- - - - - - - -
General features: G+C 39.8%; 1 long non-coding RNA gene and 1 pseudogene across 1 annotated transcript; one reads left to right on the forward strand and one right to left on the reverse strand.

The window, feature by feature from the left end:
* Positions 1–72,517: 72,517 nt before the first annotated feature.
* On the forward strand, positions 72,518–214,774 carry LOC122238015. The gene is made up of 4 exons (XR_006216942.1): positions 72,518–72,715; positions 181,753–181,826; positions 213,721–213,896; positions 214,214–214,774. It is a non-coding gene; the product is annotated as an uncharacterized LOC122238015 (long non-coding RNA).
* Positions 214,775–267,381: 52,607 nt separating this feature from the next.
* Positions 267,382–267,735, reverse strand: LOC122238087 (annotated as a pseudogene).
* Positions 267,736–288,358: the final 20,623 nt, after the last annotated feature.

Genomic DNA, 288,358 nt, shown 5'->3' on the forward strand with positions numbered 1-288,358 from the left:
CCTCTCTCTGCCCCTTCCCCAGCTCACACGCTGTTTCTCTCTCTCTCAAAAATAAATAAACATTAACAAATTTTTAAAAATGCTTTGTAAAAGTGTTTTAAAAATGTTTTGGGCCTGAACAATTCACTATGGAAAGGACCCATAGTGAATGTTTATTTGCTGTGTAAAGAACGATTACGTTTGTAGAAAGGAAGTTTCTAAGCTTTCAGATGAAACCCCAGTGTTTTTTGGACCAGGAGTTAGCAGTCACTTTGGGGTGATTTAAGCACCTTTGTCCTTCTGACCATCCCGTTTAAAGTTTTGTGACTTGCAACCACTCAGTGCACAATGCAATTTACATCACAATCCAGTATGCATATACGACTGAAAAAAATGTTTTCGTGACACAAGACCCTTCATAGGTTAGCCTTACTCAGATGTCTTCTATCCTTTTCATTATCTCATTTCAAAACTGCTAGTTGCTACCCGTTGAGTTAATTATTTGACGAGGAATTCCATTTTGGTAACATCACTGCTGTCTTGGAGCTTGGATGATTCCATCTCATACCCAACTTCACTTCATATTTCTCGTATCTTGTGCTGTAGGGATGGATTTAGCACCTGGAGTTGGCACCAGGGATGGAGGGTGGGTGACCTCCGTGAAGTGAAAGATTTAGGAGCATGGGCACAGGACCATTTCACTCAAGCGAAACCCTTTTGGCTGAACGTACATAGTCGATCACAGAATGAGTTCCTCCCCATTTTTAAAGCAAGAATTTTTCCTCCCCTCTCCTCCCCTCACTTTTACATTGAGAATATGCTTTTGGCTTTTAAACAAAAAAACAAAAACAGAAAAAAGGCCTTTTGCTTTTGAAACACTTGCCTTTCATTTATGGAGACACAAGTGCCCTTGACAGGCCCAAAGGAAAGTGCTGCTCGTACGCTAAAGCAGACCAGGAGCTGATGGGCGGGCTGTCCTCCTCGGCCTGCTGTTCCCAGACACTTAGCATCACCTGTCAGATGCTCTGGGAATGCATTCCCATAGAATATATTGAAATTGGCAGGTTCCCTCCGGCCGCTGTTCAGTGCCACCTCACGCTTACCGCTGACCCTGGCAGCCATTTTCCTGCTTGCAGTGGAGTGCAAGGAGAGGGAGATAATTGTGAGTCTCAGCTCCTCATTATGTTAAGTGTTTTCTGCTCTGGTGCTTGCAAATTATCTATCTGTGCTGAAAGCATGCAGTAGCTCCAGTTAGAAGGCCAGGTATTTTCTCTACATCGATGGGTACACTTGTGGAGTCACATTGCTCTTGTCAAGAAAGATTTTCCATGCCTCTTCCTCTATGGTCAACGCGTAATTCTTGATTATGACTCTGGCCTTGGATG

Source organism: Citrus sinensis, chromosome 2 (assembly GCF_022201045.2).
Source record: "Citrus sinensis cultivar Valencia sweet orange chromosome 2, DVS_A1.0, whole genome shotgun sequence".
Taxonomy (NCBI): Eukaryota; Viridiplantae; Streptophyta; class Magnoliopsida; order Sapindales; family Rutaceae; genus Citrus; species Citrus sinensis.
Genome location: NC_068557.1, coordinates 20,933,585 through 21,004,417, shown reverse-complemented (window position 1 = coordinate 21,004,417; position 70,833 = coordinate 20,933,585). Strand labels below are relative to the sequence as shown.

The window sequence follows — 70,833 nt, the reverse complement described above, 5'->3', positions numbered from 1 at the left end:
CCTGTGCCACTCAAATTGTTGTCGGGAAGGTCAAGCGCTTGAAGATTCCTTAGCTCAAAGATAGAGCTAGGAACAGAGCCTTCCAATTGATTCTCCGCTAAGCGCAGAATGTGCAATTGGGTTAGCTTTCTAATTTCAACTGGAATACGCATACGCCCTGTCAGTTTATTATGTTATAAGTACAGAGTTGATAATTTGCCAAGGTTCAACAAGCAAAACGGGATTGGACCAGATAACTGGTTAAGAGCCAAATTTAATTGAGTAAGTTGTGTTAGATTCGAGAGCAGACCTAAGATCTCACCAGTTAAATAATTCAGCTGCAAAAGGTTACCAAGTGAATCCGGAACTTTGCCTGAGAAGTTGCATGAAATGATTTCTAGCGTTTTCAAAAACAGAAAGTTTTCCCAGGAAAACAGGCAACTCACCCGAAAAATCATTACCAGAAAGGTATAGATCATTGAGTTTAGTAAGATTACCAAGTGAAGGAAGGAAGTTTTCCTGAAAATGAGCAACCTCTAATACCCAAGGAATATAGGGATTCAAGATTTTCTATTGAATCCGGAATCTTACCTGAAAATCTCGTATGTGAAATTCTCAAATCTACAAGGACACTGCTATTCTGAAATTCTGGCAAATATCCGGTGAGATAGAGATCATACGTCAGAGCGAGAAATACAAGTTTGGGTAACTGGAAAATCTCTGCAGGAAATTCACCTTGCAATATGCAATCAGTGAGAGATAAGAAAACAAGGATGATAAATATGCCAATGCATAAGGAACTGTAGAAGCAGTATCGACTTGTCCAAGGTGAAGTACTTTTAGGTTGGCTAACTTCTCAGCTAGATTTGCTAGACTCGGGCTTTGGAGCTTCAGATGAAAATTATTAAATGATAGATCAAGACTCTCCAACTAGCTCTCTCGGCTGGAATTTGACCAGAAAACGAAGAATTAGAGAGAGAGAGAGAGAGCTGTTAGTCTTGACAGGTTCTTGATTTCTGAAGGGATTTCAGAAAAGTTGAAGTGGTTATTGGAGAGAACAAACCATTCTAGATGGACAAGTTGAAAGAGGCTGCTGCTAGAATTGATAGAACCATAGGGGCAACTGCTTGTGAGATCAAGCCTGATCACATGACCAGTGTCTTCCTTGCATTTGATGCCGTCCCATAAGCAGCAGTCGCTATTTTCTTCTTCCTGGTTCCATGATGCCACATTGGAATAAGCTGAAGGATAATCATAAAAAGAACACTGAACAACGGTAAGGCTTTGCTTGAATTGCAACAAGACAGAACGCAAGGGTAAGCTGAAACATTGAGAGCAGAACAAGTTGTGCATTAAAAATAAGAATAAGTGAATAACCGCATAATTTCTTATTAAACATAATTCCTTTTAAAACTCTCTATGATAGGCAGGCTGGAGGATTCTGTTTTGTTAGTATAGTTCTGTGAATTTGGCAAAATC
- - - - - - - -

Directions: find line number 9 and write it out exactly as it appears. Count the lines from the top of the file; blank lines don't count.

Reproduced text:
CCTCTCTCTGCCCCTTCCCCAGCTCACACGCTGTTTCTCTCTCTCTCAAAAATAAATAAACATTAACAAATTTTTAAAAATGCTTTGTAAAAGTGTTTTAAAAATGTTTTGGGCCTGAACAATTCACTATGGAAAGGACCCATAGTGAATGTTTATTTGCTGTGTAAAGAACGATTACGTTTGTAGAAAGGAAGTTTCTAAGCTTTCAGATGAAACCCCAGTGTTTTTTGGACCAGGAGTTAGCAGTCACTTTGGGGTGATTTAAGCACCTTTGTCCTTCTGACCATCCCGTTTAAAGTTTTGTGACTTGCAACCACTCAGTGCACAATGCAATTTACATCACAATCCAGTATGCATATACGACTGAAAAAAATGTTTTCGTGACACAAGACCCTTCATAGGTTAGCCTTACTCAGATGTCTTCTATCCTTTTCATTATCTCATTTCAAAACTGCTAGTTGCTACCCGTTGAGTTAATTATTTGACGAGGAATTCCATTTTGGTAACATCACTGCTGTCTTGGAGCTTGGATGATTCCATCTCATACCCAACTTCACTTCATATTTCTCGTATCTTGTGCTGTAGGGATGGATTTAGCACCTGGAGTTGGCACCAGGGATGGAGGGTGGGTGACCTCCGTGAAGTGAAAGATTTAGGAGCATGGGCACAGGACCATTTCACTCAAGCGAAACCCTTTTGGCTGAACGTACATAGTCGATCACAGAATGAGTTCCTCCCCATTTTTAAAGCAAGAATTTTTCCTCCCCTCTCCTCCCCTCACTTTTACATTGAGAATATGCTTTTGGCTTTTAAACAAAAAAACAAAAACAGAAAAAAGGCCTTTTGCTTTTGAAACACTTGCCTTTCATTTATGGAGACACAAGTGCCCTTGACAGGCCCAAAGGAAAGTGCTGCTCGTACGCTAAAGCAGACCAGGAGCTGATGGGCGGGCTGTCCTCCTCGGCCTGCTGTTCCCAGACACTTAGCATCACCTGTCAGATGCTCTGGGAATGCATTCCCATAGAATATATTGAAATTGGCAGGTTCCCTCCGGCCGCTGTTCAGTGCCACCTCACGCTTACCGCTGACCCTGGCAGCCATTTTCCTGCTTGCAGTGGAGTGCAAGGAGAGGGAGATAATTGTGAGTCTCAGCTCCTCATTATGTTAAGTGTTTTCTGCTCTGGTGCTTGCAAATTATCTATCTGTGCTGAAAGCATGCAGTAGCTCCAGTTAGAAGGCCAGGTATTTTCTCTACATCGATGGGTACACTTGTGGAGTCACATTGCTCTTGTCAAGAAAGATTTTCCATGCCTCTTCCTCTATGGTCAACGCGTAATTCTTGATTATGACTCTGGCCTTGGATG